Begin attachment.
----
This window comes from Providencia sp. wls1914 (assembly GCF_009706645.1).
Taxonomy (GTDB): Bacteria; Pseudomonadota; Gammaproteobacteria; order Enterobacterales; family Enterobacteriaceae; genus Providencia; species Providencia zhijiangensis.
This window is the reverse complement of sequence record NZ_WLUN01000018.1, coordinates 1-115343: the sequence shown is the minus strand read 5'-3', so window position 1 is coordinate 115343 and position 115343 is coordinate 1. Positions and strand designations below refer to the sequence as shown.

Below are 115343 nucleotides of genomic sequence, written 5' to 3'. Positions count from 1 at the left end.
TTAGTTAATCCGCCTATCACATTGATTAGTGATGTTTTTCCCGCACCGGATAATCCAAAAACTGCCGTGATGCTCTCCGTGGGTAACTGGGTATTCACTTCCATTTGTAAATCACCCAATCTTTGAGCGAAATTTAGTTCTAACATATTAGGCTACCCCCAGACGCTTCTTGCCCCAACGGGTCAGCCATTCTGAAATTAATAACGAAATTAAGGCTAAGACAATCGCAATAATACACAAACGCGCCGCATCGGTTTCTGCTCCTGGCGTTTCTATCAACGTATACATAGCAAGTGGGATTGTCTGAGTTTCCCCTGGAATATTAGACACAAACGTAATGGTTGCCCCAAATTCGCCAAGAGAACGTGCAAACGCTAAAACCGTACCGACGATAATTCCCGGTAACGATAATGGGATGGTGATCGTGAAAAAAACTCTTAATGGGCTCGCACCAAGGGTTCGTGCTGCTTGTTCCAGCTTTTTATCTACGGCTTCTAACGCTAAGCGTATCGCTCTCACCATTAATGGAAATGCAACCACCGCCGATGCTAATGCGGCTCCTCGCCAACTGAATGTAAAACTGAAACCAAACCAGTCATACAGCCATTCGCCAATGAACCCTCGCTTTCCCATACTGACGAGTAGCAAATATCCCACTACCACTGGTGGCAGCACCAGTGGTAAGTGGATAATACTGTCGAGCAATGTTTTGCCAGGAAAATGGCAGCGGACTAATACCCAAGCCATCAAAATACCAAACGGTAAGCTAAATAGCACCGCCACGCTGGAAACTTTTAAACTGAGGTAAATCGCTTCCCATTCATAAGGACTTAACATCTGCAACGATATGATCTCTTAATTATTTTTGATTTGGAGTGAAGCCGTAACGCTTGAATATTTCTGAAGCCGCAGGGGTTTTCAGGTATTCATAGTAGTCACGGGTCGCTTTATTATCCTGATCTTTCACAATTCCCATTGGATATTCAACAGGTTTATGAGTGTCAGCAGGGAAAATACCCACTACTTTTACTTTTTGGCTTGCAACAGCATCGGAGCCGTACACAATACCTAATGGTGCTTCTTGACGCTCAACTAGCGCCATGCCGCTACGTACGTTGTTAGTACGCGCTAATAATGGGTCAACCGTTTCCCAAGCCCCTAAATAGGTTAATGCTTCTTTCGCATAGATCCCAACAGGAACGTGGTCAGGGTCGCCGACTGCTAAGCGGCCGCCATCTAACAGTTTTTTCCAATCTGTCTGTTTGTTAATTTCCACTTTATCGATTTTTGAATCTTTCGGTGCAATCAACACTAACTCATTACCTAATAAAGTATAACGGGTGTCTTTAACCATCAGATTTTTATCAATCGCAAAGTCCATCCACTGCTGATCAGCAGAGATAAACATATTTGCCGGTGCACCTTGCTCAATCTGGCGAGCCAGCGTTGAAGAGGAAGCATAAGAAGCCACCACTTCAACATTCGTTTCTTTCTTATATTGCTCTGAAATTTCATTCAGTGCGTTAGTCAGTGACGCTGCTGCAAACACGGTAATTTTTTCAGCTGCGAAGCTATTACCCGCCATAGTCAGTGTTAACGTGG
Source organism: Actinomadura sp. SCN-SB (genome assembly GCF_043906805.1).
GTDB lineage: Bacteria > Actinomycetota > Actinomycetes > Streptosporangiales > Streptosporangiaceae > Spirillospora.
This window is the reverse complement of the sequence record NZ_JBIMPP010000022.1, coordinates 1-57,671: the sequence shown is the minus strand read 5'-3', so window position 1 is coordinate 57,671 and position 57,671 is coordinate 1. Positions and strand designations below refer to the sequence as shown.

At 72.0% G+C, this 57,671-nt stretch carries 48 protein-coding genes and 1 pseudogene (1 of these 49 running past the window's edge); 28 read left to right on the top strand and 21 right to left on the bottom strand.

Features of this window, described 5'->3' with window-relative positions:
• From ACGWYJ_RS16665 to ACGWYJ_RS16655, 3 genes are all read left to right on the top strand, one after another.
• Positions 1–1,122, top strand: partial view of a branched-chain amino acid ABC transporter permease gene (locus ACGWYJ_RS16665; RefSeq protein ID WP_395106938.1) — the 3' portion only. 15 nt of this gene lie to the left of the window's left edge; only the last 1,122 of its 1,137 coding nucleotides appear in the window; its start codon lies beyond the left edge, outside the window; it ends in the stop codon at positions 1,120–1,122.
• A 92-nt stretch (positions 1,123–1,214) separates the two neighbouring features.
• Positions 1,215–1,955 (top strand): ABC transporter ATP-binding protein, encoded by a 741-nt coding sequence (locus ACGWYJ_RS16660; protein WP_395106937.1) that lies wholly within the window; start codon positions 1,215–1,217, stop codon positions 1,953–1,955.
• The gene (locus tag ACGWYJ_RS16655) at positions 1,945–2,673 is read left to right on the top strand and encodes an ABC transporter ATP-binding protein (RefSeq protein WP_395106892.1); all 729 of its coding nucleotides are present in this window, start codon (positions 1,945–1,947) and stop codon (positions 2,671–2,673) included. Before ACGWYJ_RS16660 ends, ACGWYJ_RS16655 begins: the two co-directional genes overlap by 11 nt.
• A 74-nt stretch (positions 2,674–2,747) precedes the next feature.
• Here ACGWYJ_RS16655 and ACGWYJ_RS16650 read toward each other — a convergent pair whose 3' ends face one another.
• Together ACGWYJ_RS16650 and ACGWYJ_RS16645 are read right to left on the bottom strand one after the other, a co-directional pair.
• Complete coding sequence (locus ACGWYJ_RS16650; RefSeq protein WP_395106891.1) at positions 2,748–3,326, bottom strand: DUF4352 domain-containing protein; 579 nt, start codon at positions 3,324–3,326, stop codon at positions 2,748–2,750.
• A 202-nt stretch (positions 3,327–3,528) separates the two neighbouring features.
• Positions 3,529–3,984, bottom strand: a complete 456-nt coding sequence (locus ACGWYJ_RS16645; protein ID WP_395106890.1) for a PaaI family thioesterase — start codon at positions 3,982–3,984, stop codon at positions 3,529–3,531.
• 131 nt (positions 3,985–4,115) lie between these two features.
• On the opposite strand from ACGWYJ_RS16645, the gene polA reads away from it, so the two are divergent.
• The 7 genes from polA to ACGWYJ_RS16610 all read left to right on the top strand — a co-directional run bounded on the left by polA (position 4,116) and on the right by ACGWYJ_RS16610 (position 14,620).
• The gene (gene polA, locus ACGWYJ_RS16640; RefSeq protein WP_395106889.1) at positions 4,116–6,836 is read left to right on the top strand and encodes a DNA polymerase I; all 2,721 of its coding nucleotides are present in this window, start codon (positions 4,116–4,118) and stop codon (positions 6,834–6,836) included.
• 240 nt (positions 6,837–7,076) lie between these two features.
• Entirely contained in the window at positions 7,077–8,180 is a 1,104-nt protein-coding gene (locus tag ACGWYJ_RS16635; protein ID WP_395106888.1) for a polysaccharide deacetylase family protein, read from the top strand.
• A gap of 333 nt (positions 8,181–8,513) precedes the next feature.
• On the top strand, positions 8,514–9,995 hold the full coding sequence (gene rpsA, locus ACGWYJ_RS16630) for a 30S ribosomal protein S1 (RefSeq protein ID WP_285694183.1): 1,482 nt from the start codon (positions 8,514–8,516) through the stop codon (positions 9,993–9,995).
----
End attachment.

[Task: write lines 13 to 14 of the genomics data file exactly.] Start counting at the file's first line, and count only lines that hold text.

• A 92-nt stretch (positions 1,123–1,214) separates the two neighbouring features.
• Positions 1,215–1,955 (top strand): ABC transporter ATP-binding protein, encoded by a 741-nt coding sequence (locus ACGWYJ_RS16660; protein WP_395106937.1) that lies wholly within the window; start codon positions 1,215–1,217, stop codon positions 1,953–1,955.